Porter Street – was named for E. S. Porter who throughout his active business career was one of Lansing’s industrialists and a leader in all phases of the city’s early growth. He was the builder and owner of the Porter apartments. (Foster-03-24-1940)

Potter Hill – was named by T. E. Potter, who platted the land and the fact that the street was up and over one of the largest hills in the south-end gave the full meaning of the name. (Foster-02-09-1941)

Poxson Avenue – was named for Elijah Poxson, who was one of the stockholders of the South Lansing Land company who platted the subdivision of Elmhurst. Mr. Poxson was at one time sales manager of the Reo Motor Car company and a member of the park board of this city. (Foster-03-16-1947) [name was spelled Poxon in the 1947 article]

Preston Street – (obsolete) – was originally named for Lewis D. Preston, who was an early surveyor in the county. (Foster-12-10-1939)

Prospect Street – apparently named for sales appeal. (Foster-12-10-1939)

Quaker Court – the city of Lansing changed the name in 1990 of Quaker Court from Garey Court after a low-income housing renovating company Quaker Management bought and upgraded all six houses on the street. Quaker Management was formed by a group of Eastern High School graduates, whose nickname is the Quakers. (Lansing State Journal-03-04-1990)

Race Street – a descriptive selected name for the mill race which was adjacent to it. (Foster-01-21-1940)

Railroad Court – (obsolete) – so called because of the fact that it was adjacent to the railroad. Now called Handy court for the street from which it was developed. (Foster-04-06-1941)

Railroad Street – from Franklin avenue north to Evans street, the fifth east of Grand River on land now occupied by the railroads. (Foster-12-10-1939)

Reo Avenue – named by E. S. Beal and others who dedicated the plat and named the street for the young and growing institution that was located adjacent to it. (Foster-02-09-1941)

River Street – was a very appropriate name for the angling street that paralleled the Grand river. (Foster-03-06-1938)

Riverview Street – derived its name from the subdivision in which was platted. (Foster-03-16-1947)

Robert Street – (obsolete) – no explanation for the selection of this name has been determined. The street has been vacated by the city and is now occupied by the Olds Motor Works. (Foster-03-06-1938)

Robertson Avenue – was named by Hollis Robertson, who as owner of the subdivision gave the street his family name. The subdivision was platted as North Highland. (Foster-03-16-1947)

Rockford Road – a selected name given the street by the sub-divider, V. R. Pattengill. (Foster-04-06-1941)

Rogers Street – (obsolete) – was that street that ran from Maple street north to Willow street at the west side of the School for the Blind land which was formerly owned by the Michigan Female Seminary. The school or seminary was owned and operated by the Rogers sisters, Abigail and Delia who were active in the early educational development of the young city. (Foster-01-21-1940)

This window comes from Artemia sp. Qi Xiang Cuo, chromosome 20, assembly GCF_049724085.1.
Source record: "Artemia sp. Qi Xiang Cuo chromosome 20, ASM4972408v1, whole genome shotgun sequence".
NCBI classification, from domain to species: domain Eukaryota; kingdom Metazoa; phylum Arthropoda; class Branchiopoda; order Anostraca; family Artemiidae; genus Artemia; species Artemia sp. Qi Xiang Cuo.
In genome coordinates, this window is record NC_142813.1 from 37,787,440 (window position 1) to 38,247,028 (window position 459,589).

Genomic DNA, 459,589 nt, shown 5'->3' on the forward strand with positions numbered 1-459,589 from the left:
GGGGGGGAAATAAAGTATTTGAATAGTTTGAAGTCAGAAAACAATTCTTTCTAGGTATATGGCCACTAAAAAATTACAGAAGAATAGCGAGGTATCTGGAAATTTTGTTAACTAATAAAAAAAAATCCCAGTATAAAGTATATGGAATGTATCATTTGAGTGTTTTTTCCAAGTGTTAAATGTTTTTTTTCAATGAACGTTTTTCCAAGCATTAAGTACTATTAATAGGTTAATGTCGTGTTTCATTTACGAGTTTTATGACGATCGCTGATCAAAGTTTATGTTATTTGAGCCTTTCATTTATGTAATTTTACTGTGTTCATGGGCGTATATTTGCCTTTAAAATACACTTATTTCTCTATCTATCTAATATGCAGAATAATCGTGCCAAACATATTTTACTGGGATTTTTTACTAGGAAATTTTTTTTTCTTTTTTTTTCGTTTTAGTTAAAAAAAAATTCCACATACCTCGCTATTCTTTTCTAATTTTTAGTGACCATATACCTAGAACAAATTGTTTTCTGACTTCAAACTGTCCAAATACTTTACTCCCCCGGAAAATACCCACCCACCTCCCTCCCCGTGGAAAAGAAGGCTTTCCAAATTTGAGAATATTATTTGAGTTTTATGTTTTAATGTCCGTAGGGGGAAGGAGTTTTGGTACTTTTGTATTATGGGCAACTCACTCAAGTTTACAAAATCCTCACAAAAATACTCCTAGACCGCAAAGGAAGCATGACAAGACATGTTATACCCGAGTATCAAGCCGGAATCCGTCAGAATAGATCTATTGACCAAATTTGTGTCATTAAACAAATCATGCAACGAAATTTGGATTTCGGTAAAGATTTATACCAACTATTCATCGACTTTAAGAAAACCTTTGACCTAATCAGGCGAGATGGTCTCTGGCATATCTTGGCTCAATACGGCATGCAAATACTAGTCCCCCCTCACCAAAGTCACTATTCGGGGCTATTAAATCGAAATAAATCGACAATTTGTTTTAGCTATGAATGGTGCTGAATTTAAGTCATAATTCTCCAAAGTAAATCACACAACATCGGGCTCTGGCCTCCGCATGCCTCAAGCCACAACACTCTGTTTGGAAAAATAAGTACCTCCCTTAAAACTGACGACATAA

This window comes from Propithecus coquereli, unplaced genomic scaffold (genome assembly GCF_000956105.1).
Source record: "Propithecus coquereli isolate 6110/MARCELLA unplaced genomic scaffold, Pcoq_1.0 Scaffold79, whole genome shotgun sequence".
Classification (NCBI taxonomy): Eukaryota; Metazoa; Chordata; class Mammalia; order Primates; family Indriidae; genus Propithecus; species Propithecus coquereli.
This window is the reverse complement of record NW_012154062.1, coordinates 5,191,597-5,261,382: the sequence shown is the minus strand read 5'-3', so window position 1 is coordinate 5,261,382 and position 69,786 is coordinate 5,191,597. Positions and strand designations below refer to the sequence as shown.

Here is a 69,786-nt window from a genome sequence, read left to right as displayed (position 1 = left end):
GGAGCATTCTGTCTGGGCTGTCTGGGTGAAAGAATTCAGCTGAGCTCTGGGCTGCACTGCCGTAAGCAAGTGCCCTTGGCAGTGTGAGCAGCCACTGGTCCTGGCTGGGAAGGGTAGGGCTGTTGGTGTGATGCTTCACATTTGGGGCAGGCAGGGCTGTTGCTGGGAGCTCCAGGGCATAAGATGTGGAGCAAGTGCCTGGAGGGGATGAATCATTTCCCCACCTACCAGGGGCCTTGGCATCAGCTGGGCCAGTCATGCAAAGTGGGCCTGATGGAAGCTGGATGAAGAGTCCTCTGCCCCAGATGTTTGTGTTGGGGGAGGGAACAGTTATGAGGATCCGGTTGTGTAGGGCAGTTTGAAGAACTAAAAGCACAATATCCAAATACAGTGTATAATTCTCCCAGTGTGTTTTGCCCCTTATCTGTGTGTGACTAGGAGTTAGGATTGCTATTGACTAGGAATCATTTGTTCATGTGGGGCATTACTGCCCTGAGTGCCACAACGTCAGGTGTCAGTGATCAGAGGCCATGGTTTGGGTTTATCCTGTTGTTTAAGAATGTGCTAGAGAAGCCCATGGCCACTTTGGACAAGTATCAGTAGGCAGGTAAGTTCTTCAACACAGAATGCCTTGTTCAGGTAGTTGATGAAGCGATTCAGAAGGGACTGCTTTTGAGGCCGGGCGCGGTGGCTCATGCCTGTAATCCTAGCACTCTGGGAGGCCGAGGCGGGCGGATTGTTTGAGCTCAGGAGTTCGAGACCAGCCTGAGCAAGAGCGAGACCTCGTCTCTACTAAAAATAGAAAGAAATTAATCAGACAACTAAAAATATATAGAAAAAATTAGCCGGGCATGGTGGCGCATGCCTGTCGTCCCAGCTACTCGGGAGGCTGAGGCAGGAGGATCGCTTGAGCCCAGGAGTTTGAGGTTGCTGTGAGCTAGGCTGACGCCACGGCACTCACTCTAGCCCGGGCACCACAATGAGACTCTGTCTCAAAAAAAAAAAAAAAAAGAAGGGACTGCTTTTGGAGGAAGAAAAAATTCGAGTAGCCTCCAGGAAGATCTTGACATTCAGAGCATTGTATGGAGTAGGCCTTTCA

Roosevelt Avenue – was named by the proprietor of the plat for President Theodore Roosevelt. (Foster-03-24-1940)

Rosemary Street – a name given to a street by Grace M. Renker in her Michigan Heights subdivision in honor of Frank B. Hall, jr.’s daughter. While ordering lumber for a new dwelling to be erected in the sub-division the fact was brought out that the lumber was to be delivered to a street with no name. Mr. Hall, the lumber dealer, suggested the name of his daughter, Rosemary, and Miss Renker consented provided Mr. Hall donate the street signs for the subdivision. (Foster-04-06-1941)

Rouse Street – in the plat of Jessop’s Home Gardens, was named for Evarts Rouse. The subdividers, the Foster-Fowler company, agreed to name a street for the first one of their salesmen in the organization who sold a lot in the proposed plat which was owned by Alice E. Jessop and to Mr. Rouse went the honor. (Foster-04-06-1941)

Rouser Street – was named for Chris J. Rouser, who for years was active in business and political circles of the city and was proprietor of the Rouser Drug company. His father, an early resident of North Lansing, is credited with turning the first wheel of the Thoman Milling company whose mill has recently been torn down. (Foster-01-19-1958)

Rulison Street – the street was named by Bert J. Baker, Oscar McKinley and Dr. John G. Rulison who were the street committee of the city council. In a joking manner the remark was made that Mr. Baker had a street named for him (Baker was named for Alonzo Baker) and Mr. McKinley had a street named for him (McKinley street was named for President McKinley) and so it must be Doctor Rulison’s turn to have a street in honor of his family name and Rulison the street became. It was formerly Smith street. (Foster-04-06-1941)

Rumsey Avenue – in Rumsey’s addition, was so named by Marshall E. Rumsey who owned and platted the land. He was a banker of Leslie who operated in real estate and timber lands throughout the state. He was a member of the legislature from Ingham county in the years 1885-7 and 1888 on the Republican ticket. (Foster-03-24-1940)

Rundle Street – named for Alfred Rundle, who was the first manager of the South Lansing Real Estate company. (Foster-03-16-1947)

Sadie Court – was named by Claude C. Culver who offered the subdivision for sale to the public and selected the name in honor of his wife. (Foster-04-06-1941)

Saginaw Street – was named for the county, bay, river or city of that name which was derived from the Chippewa meaning the “place of the Sac’s”, from the tradition that a tribe of Sacs lived near the mouth of the Saginaw river. (Foster-03-06-1938)

St. Joseph Street – was another of the streets that was named for one of the Michigan counties. St. Joseph was named for the river of the same name which was named for the patron saint of New France. (Foster-03-06-1938)